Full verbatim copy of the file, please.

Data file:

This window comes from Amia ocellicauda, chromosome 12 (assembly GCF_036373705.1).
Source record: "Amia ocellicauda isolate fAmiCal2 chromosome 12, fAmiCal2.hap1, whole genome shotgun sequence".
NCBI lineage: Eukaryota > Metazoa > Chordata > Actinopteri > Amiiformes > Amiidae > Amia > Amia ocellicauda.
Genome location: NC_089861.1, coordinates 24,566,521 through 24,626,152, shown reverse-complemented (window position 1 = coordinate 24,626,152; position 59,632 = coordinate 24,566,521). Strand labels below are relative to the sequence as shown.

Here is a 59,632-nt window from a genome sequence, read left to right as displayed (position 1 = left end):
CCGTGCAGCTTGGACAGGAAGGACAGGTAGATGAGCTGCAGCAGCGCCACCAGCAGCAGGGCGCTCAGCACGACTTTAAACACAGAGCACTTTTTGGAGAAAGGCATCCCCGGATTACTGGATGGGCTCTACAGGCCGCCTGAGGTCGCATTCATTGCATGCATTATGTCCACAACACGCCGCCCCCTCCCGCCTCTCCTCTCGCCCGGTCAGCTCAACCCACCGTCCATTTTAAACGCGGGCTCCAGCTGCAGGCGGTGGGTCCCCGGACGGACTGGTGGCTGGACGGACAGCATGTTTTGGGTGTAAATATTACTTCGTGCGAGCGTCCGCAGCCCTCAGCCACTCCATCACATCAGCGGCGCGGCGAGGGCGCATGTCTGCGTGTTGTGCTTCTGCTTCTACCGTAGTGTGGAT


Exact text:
This window comes from Amia ocellicauda, chromosome 12 (assembly GCF_036373705.1).
Source record: "Amia ocellicauda isolate fAmiCal2 chromosome 12, fAmiCal2.hap1, whole genome shotgun sequence".
NCBI lineage: Eukaryota > Metazoa > Chordata > Actinopteri > Amiiformes > Amiidae > Amia > Amia ocellicauda.
Genome location: NC_089861.1, coordinates 24,566,521 through 24,626,152, shown reverse-complemented (window position 1 = coordinate 24,626,152; position 59,632 = coordinate 24,566,521). Strand labels below are relative to the sequence as shown.

Here is a 59,632-nt window from a genome sequence, read left to right as displayed (position 1 = left end):
CCGTGCAGCTTGGACAGGAAGGACAGGTAGATGAGCTGCAGCAGCGCCACCAGCAGCAGGGCGCTCAGCACGACTTTAAACACAGAGCACTTTTTGGAGAAAGGCATCCCCGGATTACTGGATGGGCTCTACAGGCCGCCTGAGGTCGCATTCATTGCATGCATTATGTCCACAACACGCCGCCCCCTCCCGCCTCTCCTCTCGCCCGGTCAGCTCAACCCACCGTCCATTTTAAACGCGGGCTCCAGCTGCAGGCGGTGGGTCCCCGGACGGACTGGTGGCTGGACGGACAGCATGTTTTGGGTGTAAATATTACTTCGTGCGAGCGTCCGCAGCCCTCAGCCACTCCATCACATCAGCGGCGCGGCGAGGGCGCATGTCTGCGTGTTGTGCTTCTGCTTCTACCGTAGTGTGGAT